The unnoticed analyst
Can analytics succeed while going unnoticed?
The classic Harvard Business School case “Otisline (A)”1 begins with the quote, “… our objective is to go unnoticed.”
Our blind spot
Remember – RAND’s sole funding source was Air Force generals (i.e., pilots). If we are to optimize the value generated by analytics, we are going to have to humanize our in-organization behaviors. In today’s world, analytics is a product/service that must be sold.
Salespeople will tell you that the basis of sales success is having a great product (which we have) and a strong relationship beachhead from which to pitch the product.
George Washington knew that ultimate victory would not be accomplished on the battlefield, but in the hearts and minds of those engaged. In other words, public relations matters. Washington, despite losing more battles than he won, was eulogized as being “first in war, first in peace, first in the hearts of his countrymen.” When you are gone, will analytics be first in the hearts and minds of your CEO, your CMO and your board of directors?
True victory lies in capturing the imagination, respect and energy of a broad and diverse set of stakeholders, including suppliers, customers and executives.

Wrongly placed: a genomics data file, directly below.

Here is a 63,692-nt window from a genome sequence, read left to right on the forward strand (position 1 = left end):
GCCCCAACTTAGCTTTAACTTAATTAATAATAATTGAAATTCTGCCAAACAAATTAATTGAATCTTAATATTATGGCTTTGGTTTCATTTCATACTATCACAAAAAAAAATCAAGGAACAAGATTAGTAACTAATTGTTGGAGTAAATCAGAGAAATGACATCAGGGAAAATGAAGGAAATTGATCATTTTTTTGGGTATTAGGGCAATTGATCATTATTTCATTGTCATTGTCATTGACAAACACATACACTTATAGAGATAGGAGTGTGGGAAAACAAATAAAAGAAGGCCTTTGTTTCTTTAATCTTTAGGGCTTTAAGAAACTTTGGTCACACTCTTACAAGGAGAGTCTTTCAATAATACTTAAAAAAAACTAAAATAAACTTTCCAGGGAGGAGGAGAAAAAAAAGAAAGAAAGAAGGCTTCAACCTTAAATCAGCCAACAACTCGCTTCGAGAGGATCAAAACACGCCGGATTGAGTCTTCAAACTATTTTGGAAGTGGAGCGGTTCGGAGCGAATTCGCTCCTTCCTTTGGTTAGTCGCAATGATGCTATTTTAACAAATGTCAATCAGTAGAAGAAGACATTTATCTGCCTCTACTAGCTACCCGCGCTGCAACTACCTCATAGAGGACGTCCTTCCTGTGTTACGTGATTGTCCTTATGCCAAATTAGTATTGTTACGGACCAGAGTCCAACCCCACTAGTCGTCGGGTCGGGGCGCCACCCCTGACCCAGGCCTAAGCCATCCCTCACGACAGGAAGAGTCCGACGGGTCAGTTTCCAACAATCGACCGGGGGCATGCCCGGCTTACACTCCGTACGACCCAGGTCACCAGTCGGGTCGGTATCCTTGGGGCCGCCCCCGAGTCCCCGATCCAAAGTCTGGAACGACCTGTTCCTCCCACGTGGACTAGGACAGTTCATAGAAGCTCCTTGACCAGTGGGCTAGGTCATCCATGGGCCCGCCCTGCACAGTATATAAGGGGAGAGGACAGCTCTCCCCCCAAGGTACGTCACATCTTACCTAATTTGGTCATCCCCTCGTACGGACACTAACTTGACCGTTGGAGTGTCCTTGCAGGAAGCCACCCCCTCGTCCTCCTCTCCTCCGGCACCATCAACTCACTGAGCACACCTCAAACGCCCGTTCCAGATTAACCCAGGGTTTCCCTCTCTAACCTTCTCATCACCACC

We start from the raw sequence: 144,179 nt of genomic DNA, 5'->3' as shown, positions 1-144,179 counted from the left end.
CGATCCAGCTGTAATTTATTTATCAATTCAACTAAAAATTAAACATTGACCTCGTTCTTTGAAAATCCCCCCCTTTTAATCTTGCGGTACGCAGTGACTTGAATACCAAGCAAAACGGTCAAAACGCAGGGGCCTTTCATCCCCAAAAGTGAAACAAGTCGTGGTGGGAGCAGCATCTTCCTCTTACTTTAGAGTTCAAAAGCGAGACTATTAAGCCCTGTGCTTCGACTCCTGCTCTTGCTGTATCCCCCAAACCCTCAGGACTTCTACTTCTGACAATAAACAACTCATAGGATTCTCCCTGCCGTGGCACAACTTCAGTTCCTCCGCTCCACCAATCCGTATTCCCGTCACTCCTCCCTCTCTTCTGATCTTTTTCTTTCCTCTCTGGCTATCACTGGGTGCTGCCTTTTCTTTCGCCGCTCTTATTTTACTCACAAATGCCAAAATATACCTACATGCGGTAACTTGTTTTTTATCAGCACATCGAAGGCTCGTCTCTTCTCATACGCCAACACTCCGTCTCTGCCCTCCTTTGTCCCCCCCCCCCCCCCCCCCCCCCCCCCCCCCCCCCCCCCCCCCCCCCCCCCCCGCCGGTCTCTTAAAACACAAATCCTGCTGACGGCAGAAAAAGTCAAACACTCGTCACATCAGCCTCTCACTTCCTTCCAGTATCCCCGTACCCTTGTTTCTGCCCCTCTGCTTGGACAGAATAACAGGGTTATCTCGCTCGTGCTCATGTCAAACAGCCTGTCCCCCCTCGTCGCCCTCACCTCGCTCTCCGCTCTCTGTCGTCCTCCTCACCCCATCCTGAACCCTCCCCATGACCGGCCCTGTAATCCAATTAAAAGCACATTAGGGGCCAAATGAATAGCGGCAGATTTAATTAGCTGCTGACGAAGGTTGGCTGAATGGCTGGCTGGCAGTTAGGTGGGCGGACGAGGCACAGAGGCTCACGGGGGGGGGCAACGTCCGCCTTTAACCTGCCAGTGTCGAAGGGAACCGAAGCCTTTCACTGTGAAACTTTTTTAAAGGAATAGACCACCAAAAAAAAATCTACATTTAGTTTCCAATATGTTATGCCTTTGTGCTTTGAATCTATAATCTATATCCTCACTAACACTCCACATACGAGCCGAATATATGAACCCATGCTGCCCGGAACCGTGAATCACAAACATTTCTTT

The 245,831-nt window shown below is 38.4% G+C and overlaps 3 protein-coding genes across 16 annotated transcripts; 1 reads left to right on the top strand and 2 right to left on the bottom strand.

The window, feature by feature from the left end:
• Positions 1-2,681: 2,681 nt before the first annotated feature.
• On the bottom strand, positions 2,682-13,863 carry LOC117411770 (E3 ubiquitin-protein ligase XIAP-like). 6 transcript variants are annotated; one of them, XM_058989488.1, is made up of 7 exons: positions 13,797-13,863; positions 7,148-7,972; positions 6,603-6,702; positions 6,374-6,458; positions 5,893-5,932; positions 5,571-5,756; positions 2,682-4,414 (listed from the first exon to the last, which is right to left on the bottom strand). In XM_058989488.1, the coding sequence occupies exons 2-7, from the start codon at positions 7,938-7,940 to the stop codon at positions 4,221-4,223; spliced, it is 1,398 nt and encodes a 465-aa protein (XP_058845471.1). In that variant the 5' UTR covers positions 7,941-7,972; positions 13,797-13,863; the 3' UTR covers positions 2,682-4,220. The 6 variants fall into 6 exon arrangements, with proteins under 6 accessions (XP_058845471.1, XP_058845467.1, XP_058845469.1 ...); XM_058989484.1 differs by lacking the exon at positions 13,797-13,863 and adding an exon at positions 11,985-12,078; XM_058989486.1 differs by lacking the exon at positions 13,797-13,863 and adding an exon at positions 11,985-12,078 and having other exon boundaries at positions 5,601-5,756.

As analysts, we need to expand the organization’s “smartwidth” – its capability to understand and act on information. Broadband gives us more information. Smartwidth gives your organization more understanding regarding what all this information means.
That’s what executives are looking for: meaning and insight from existing information sources. And that’s what analytics provides. It’s up to us to make that connection clear and start getting noticed as the smartwidth source. Our objective, after all, is NOT to go unnoticed.
1 F.W. McFarlan and D.B. Stoddard (July 15, 1990). Harvard Business School 1995-96 Catalog of Best-Selling Teaching Material; Ref No. 9-186-304. The case instructs students in the value of deconstructing an industry into its component parts. (The elevator industry can be divided into two buckets – new equipment sales and service.) The case illustrates how information technology, innovatively, insightfully and courageously deployed, can change the structure of an industry.
2 Alex Abella, Soldiers of Reason: The RAND Corporation and the Rise of the American Empire (NY: Harcourt Inc., 2008).
Analytics provides the answers
Only analytics can provide the answers. Find out how in this SAS white paper.
This story appears in the Fourth Quarter 2008 issue of